In this approach, users can pick from multiple student profiles from the homepage or landing page and reveal more details about the student’s chosen major, minor and extracurricular activities. Upon clicking through to the full profile, the user is connected to other student profiles through shared involvements, illustrating a well-rounded picture of student connection.
Why it works:
- Featuring a diverse group of actual students presents an authentic view of student life, allowing prospective students to see what type of people attend Bryant
- There are multiple opportunities to cross-promote aspects of Bryant. The “More than a Major” section highlights extracurricular offerings, while the detail page links out to academic programs
- The detail page reinforces the learning approach (2 majors + 1 minor = career path) which connects combinations of programs to what students can do with them
- Provides relevant content and illustrates the relationships between students within the Connected Community section
- It’s sustainable. This approach is meant to work across a wide variety of stories, and new ones can easily be added to stay fresh and current, all while enriching the connections between older stories.
Dartmouth College — The D-Plan
When we partnered with Dartmouth College to redesign their admissions site, one of the main objectives was to interweave student storytelling throughout the website. The Dartmouth team wanted to provide prospective students with an authentic view into what it is like to attend the college.
To accomplish this, first-person stories and photo galleries from existing students feature prominently on the homepage, degree pages, and elsewhere on the site, adding personality and legitimacy to the testimonials. Visitors can easily view profiles of student bloggers that contain a wealth of information, from bios, to story collections, as well as each student’s unique D-Plan (a summary of coursework and experiences that define their time at Dartmouth).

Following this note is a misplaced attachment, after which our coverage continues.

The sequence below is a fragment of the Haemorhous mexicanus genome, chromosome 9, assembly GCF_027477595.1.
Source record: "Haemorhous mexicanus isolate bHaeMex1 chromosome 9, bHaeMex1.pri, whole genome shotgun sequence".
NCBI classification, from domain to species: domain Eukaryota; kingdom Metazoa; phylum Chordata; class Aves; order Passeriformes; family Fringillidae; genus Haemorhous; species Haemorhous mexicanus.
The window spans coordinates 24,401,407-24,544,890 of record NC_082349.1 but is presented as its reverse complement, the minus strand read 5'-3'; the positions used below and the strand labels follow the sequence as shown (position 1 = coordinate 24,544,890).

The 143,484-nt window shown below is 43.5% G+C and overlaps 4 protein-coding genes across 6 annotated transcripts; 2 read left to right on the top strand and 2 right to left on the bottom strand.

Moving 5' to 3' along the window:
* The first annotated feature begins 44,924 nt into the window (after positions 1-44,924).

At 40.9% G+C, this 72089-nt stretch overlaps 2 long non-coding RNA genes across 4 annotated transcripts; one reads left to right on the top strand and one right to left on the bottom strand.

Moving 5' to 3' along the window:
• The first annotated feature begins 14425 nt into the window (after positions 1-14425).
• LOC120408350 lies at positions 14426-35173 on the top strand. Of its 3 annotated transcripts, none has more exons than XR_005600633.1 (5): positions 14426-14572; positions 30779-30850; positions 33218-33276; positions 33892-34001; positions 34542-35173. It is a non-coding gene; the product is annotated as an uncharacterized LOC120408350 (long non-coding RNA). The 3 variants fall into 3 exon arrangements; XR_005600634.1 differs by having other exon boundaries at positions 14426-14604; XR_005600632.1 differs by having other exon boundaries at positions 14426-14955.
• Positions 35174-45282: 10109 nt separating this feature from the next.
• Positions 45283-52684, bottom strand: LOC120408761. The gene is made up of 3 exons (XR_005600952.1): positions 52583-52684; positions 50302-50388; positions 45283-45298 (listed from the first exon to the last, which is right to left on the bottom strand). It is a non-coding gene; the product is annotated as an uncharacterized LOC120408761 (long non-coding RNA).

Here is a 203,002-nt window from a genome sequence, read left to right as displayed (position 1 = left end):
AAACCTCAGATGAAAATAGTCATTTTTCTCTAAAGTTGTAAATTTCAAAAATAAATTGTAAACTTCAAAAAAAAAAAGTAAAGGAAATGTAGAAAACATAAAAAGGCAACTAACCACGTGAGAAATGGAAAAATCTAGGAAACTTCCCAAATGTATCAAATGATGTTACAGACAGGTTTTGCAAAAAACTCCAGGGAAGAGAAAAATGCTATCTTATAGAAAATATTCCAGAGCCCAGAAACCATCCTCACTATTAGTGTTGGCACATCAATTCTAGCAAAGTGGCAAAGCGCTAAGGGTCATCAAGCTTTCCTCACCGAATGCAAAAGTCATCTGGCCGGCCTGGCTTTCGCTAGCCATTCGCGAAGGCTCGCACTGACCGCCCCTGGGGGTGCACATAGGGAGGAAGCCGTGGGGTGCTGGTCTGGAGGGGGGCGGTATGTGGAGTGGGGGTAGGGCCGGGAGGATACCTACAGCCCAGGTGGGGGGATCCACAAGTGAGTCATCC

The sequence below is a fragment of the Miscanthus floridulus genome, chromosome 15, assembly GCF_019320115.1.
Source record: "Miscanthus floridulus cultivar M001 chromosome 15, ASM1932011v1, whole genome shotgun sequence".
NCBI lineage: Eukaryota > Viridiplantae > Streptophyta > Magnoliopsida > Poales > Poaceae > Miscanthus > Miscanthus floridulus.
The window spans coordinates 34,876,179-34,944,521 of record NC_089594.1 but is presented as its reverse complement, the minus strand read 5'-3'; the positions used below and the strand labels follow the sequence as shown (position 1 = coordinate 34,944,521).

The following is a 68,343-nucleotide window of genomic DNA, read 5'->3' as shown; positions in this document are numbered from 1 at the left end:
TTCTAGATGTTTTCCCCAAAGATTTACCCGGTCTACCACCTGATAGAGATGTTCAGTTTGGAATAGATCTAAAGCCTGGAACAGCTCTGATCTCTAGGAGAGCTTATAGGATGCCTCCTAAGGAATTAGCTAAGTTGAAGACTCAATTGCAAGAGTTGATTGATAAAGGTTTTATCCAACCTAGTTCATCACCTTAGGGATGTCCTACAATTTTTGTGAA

When users view a student’s full profile, the can see a timeline view of the student’s D-Plan and collapse or expand each year to get a complete sense of what their own experience at Dartmouth might be like — season by season.
Why it works:
- The student profiles — and the D-Plan — are a consistent design element throughout the site, providing multiple opportunities for users to engage with them
- The seasonal transitions found throughout the site are carried over to the Dartmouth experience represented in the D-Plan through color and iconography
- Each student profile features curations of stories written by the student, with large photography to draw the user in
Digital Storytelling, Moment by Moment
As these examples illustrate, you can employ a wide range of approaches to integrate digital storytelling into your website. When creating these moments, it’s important to keep them scannable, relevant to the page content and user needs, and generally engaging. By doing so, your storytelling can become a powerful influencer in demonstrating your brand positioning and what makes your institution special.